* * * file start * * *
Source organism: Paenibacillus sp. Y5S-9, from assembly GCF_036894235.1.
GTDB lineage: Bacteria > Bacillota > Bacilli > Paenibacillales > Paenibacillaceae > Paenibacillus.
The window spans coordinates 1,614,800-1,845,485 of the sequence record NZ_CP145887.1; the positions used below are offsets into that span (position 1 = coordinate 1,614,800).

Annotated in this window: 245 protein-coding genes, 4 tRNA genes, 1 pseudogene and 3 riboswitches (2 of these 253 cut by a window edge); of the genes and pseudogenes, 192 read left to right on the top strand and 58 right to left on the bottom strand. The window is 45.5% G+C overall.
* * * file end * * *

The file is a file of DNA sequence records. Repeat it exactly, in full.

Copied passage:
Source organism: Paenibacillus sp. Y5S-9, from assembly GCF_036894235.1.
GTDB lineage: Bacteria > Bacillota > Bacilli > Paenibacillales > Paenibacillaceae > Paenibacillus.
The window spans coordinates 1,614,800-1,845,485 of the sequence record NZ_CP145887.1; the positions used below are offsets into that span (position 1 = coordinate 1,614,800).

Annotated in this window: 245 protein-coding genes, 4 tRNA genes, 1 pseudogene and 3 riboswitches (2 of these 253 cut by a window edge); of the genes and pseudogenes, 192 read left to right on the top strand and 58 right to left on the bottom strand. The window is 45.5% G+C overall.